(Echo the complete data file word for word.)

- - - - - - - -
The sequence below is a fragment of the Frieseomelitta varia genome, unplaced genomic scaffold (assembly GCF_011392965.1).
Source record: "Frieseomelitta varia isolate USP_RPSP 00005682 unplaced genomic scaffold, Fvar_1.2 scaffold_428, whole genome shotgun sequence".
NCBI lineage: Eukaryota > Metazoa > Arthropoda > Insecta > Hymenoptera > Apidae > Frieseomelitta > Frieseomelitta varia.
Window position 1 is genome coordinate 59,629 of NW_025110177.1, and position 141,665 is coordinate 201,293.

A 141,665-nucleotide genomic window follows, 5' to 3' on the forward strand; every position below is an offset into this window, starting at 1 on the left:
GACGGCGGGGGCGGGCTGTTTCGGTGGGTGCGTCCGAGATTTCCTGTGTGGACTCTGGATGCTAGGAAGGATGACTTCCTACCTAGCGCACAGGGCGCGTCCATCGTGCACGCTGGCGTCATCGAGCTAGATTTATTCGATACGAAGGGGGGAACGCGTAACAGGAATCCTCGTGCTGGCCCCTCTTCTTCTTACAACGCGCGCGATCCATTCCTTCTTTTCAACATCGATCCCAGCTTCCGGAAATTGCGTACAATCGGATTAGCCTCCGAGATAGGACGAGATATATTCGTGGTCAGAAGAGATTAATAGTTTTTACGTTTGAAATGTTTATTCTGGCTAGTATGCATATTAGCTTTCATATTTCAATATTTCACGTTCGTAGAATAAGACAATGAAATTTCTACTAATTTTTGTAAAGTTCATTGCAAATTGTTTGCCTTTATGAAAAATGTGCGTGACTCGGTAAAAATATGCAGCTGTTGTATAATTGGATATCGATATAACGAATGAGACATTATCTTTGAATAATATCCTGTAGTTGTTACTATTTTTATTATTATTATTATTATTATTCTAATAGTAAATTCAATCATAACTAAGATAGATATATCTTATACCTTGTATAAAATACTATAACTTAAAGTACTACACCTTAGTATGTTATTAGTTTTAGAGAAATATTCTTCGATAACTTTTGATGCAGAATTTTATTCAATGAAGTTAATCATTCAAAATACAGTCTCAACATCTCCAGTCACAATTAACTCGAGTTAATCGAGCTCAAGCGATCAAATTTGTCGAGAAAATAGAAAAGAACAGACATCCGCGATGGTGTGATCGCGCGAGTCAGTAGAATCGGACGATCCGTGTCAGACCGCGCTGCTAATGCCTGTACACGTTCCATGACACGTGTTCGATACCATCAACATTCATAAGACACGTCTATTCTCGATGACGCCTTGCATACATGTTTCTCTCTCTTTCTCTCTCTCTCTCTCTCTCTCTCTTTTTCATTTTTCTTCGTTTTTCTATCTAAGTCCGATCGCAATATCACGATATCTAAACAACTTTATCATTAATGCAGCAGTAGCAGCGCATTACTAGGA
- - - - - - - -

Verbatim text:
The sequence below is a fragment of the Frieseomelitta varia genome, unplaced genomic scaffold (assembly GCF_011392965.1).
Source record: "Frieseomelitta varia isolate USP_RPSP 00005682 unplaced genomic scaffold, Fvar_1.2 scaffold_428, whole genome shotgun sequence".
NCBI lineage: Eukaryota > Metazoa > Arthropoda > Insecta > Hymenoptera > Apidae > Frieseomelitta > Frieseomelitta varia.
Window position 1 is genome coordinate 59,629 of NW_025110177.1, and position 141,665 is coordinate 201,293.

A 141,665-nucleotide genomic window follows, 5' to 3' on the forward strand; every position below is an offset into this window, starting at 1 on the left:
GACGGCGGGGGCGGGCTGTTTCGGTGGGTGCGTCCGAGATTTCCTGTGTGGACTCTGGATGCTAGGAAGGATGACTTCCTACCTAGCGCACAGGGCGCGTCCATCGTGCACGCTGGCGTCATCGAGCTAGATTTATTCGATACGAAGGGGGGAACGCGTAACAGGAATCCTCGTGCTGGCCCCTCTTCTTCTTACAACGCGCGCGATCCATTCCTTCTTTTCAACATCGATCCCAGCTTCCGGAAATTGCGTACAATCGGATTAGCCTCCGAGATAGGACGAGATATATTCGTGGTCAGAAGAGATTAATAGTTTTTACGTTTGAAATGTTTATTCTGGCTAGTATGCATATTAGCTTTCATATTTCAATATTTCACGTTCGTAGAATAAGACAATGAAATTTCTACTAATTTTTGTAAAGTTCATTGCAAATTGTTTGCCTTTATGAAAAATGTGCGTGACTCGGTAAAAATATGCAGCTGTTGTATAATTGGATATCGATATAACGAATGAGACATTATCTTTGAATAATATCCTGTAGTTGTTACTATTTTTATTATTATTATTATTATTATTCTAATAGTAAATTCAATCATAACTAAGATAGATATATCTTATACCTTGTATAAAATACTATAACTTAAAGTACTACACCTTAGTATGTTATTAGTTTTAGAGAAATATTCTTCGATAACTTTTGATGCAGAATTTTATTCAATGAAGTTAATCATTCAAAATACAGTCTCAACATCTCCAGTCACAATTAACTCGAGTTAATCGAGCTCAAGCGATCAAATTTGTCGAGAAAATAGAAAAGAACAGACATCCGCGATGGTGTGATCGCGCGAGTCAGTAGAATCGGACGATCCGTGTCAGACCGCGCTGCTAATGCCTGTACACGTTCCATGACACGTGTTCGATACCATCAACATTCATAAGACACGTCTATTCTCGATGACGCCTTGCATACATGTTTCTCTCTCTTTCTCTCTCTCTCTCTCTCTCTCTCTTTTTCATTTTTCTTCGTTTTTCTATCTAAGTCCGATCGCAATATCACGATATCTAAACAACTTTATCATTAATGCAGCAGTAGCAGCGCATTACTAGGA